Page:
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Some staff members may require footrests at their work stations.

To ascertain whether or not a person needs a footrest, proceed as follows:

  1. Ensure that the person is seated correctly with the back support in the small of the back .
  2. Adjust the height of the chair so that when the hands are placed either on the surface of the desk, or on the 'home row keys' for keyboard operators, the angle between the upper arm and forearm is 90 degrees.
  3. Check whether the person is able to comfortably place both feet on the ground.

If unable to do so, a footrest is required.  For further advice, please contact your WHS Consultant.

The footrest should be height adjustable and the surface area large enough to comfortably accommodate both feet.  Footrests can often be adjusted at an angle or level, depending on the height required.

The narrow bar style of footrest shown below left is not suitable because it does not allow full support to the feet. Please discard this style of footrest.

What to look for in a footrest:

  • Footrest has a rubber sole / padding as opposed to a hard plastic or metal surface.  Padding provides comfort to the feet.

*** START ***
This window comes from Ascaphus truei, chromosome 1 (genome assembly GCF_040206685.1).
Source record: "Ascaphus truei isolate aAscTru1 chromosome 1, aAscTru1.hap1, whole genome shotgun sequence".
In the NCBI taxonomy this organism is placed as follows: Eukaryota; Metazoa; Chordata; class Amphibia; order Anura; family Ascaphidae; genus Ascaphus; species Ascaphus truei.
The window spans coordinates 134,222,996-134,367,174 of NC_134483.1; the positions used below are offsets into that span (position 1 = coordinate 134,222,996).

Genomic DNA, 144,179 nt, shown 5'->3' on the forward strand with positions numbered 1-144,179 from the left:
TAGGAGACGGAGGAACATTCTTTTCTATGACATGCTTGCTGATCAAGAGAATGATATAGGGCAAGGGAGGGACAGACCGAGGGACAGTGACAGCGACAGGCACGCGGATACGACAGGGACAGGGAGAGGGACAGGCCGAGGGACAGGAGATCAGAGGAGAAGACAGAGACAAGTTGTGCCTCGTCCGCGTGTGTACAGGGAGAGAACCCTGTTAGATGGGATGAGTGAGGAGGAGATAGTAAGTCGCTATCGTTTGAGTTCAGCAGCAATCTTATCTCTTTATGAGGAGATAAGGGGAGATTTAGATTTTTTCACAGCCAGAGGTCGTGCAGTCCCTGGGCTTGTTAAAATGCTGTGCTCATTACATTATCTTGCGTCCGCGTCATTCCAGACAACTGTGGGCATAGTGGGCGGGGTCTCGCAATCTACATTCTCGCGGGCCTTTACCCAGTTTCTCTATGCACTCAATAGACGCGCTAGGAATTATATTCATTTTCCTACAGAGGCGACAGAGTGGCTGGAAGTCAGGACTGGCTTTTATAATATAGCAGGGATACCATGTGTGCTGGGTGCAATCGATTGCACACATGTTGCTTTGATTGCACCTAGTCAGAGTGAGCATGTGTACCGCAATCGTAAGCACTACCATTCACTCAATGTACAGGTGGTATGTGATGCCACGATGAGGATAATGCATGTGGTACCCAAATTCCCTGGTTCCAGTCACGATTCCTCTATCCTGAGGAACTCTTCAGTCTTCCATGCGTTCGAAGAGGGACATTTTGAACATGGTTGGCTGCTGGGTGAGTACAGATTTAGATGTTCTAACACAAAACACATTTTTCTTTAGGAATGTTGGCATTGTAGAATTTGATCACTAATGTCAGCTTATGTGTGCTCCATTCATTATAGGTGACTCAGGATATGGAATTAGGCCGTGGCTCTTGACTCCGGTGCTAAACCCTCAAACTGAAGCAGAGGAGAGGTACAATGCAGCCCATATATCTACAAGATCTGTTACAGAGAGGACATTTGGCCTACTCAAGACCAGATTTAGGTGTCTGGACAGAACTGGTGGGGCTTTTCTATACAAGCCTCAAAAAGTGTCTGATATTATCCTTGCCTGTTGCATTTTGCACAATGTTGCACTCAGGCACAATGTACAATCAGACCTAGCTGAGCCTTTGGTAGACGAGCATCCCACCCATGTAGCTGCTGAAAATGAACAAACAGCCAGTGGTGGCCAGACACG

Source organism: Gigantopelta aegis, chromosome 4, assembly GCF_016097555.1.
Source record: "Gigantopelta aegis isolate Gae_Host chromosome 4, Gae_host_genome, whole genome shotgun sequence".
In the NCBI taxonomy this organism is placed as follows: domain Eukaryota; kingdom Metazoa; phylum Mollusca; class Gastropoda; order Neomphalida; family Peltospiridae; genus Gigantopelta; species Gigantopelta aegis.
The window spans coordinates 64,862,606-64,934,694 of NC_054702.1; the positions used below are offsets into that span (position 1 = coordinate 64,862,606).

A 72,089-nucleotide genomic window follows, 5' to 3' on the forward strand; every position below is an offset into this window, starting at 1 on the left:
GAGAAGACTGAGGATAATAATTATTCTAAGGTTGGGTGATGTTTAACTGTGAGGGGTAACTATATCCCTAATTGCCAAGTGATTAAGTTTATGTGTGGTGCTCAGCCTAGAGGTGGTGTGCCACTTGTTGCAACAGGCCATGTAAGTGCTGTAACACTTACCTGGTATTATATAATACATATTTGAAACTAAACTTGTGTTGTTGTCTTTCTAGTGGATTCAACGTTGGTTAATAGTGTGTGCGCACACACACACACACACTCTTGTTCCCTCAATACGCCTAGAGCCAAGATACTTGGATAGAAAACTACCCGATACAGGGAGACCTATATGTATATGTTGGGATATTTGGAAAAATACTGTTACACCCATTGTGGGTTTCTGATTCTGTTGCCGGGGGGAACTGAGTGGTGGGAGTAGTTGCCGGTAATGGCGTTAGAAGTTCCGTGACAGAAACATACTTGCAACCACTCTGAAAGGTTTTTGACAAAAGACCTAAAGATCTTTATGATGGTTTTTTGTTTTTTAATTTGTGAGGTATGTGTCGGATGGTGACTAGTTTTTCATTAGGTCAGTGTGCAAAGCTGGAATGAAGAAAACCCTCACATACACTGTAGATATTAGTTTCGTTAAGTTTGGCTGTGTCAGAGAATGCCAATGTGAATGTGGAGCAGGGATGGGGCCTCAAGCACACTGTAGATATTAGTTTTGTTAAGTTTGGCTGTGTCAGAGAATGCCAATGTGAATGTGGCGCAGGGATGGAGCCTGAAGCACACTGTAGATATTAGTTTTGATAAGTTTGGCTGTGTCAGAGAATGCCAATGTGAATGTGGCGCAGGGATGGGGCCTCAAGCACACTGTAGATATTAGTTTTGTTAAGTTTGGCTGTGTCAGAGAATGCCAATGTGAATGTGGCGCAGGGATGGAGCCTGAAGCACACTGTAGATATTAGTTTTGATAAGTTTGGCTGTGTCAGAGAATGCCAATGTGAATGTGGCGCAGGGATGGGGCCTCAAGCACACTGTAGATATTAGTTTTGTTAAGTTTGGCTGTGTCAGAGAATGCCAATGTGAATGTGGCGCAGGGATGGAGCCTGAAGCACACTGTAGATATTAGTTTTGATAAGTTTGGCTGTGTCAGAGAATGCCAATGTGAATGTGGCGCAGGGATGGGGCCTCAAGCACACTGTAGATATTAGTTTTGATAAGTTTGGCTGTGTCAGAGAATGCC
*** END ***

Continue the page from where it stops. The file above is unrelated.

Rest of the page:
• Locking mechanisms are present.  If the footrest freely moves while in use it not only becomes a nuisance but does not provide consistent support.
  • Footrest provides support for the complete length and width of both of your feet.
  • Footrest can be positioned either at an angle or level depending on the requirements.
    • Angled settings are for slight height adjustments and the footrest is often placed a little further from the seating position.
    • Level settings provide for more height and are placed closer to the seating position.

Suppliers

Footrests are available from a number of chair suppliers and can also be bought as a stationery order.

The 'Kensington SoleMate Plus' footrest has multiple height adjustments, angled alignment, if required, has a rubber sole and also locks into position.